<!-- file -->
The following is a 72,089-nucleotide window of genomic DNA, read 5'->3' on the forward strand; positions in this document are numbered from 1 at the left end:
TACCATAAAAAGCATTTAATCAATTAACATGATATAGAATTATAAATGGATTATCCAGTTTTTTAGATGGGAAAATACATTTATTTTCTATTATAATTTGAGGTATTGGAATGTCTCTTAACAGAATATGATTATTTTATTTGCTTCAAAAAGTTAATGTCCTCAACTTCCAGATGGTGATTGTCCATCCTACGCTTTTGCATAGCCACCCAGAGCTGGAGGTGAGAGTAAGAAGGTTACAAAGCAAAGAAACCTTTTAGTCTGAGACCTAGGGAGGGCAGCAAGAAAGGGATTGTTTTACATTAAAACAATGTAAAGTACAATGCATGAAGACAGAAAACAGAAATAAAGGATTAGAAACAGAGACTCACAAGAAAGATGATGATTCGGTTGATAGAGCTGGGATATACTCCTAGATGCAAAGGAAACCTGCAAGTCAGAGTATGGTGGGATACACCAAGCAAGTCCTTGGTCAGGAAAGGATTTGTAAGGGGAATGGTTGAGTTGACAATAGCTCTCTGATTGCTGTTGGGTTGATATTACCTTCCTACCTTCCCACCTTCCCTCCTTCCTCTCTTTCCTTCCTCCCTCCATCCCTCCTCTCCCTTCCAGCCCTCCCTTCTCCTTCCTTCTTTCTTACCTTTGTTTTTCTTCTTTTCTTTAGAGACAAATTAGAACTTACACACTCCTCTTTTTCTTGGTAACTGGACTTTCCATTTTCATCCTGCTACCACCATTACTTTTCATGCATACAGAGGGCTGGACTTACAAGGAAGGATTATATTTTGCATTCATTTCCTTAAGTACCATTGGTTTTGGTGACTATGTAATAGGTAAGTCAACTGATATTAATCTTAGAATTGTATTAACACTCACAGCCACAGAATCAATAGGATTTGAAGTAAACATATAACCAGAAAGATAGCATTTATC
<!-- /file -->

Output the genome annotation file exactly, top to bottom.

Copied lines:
The following is a 72,089-nucleotide window of genomic DNA, read 5'->3' on the forward strand; positions in this document are numbered from 1 at the left end:
TACCATAAAAAGCATTTAATCAATTAACATGATATAGAATTATAAATGGATTATCCAGTTTTTTAGATGGGAAAATACATTTATTTTCTATTATAATTTGAGGTATTGGAATGTCTCTTAACAGAATATGATTATTTTATTTGCTTCAAAAAGTTAATGTCCTCAACTTCCAGATGGTGATTGTCCATCCTACGCTTTTGCATAGCCACCCAGAGCTGGAGGTGAGAGTAAGAAGGTTACAAAGCAAAGAAACCTTTTAGTCTGAGACCTAGGGAGGGCAGCAAGAAAGGGATTGTTTTACATTAAAACAATGTAAAGTACAATGCATGAAGACAGAAAACAGAAATAAAGGATTAGAAACAGAGACTCACAAGAAAGATGATGATTCGGTTGATAGAGCTGGGATATACTCCTAGATGCAAAGGAAACCTGCAAGTCAGAGTATGGTGGGATACACCAAGCAAGTCCTTGGTCAGGAAAGGATTTGTAAGGGGAATGGTTGAGTTGACAATAGCTCTCTGATTGCTGTTGGGTTGATATTACCTTCCTACCTTCCCACCTTCCCTCCTTCCTCTCTTTCCTTCCTCCCTCCATCCCTCCTCTCCCTTCCAGCCCTCCCTTCTCCTTCCTTCTTTCTTACCTTTGTTTTTCTTCTTTTCTTTAGAGACAAATTAGAACTTACACACTCCTCTTTTTCTTGGTAACTGGACTTTCCATTTTCATCCTGCTACCACCATTACTTTTCATGCATACAGAGGGCTGGACTTACAAGGAAGGATTATATTTTGCATTCATTTCCTTAAGTACCATTGGTTTTGGTGACTATGTAATAGGTAAGTCAACTGATATTAATCTTAGAATTGTATTAACACTCACAGCCACAGAATCAATAGGATTTGAAGTAAACATATAACCAGAAAGATAGCATTTATC